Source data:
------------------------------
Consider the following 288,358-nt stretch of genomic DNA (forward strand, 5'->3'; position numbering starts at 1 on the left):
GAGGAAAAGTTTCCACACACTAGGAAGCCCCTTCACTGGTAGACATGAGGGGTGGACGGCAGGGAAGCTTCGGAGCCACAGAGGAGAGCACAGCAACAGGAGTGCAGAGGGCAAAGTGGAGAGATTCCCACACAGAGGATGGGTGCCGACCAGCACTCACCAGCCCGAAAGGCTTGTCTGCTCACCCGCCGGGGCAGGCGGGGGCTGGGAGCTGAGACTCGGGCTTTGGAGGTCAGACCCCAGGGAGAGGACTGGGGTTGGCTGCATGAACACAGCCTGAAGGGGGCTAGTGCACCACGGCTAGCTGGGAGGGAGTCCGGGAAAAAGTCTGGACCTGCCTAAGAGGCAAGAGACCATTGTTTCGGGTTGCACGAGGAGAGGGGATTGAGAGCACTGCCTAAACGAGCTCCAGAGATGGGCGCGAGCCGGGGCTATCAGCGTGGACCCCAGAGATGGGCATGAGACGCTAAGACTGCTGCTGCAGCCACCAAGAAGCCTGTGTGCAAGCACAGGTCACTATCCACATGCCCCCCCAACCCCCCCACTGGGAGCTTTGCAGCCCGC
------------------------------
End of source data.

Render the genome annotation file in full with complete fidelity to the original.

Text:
Consider the following 288,358-nt stretch of genomic DNA (forward strand, 5'->3'; position numbering starts at 1 on the left):
GAGGAAAAGTTTCCACACACTAGGAAGCCCCTTCACTGGTAGACATGAGGGGTGGACGGCAGGGAAGCTTCGGAGCCACAGAGGAGAGCACAGCAACAGGAGTGCAGAGGGCAAAGTGGAGAGATTCCCACACAGAGGATGGGTGCCGACCAGCACTCACCAGCCCGAAAGGCTTGTCTGCTCACCCGCCGGGGCAGGCGGGGGCTGGGAGCTGAGACTCGGGCTTTGGAGGTCAGACCCCAGGGAGAGGACTGGGGTTGGCTGCATGAACACAGCCTGAAGGGGGCTAGTGCACCACGGCTAGCTGGGAGGGAGTCCGGGAAAAAGTCTGGACCTGCCTAAGAGGCAAGAGACCATTGTTTCGGGTTGCACGAGGAGAGGGGATTGAGAGCACTGCCTAAACGAGCTCCAGAGATGGGCGCGAGCCGGGGCTATCAGCGTGGACCCCAGAGATGGGCATGAGACGCTAAGACTGCTGCTGCAGCCACCAAGAAGCCTGTGTGCAAGCACAGGTCACTATCCACATGCCCCCCCAACCCCCCCACTGGGAGCTTTGCAGCCCGC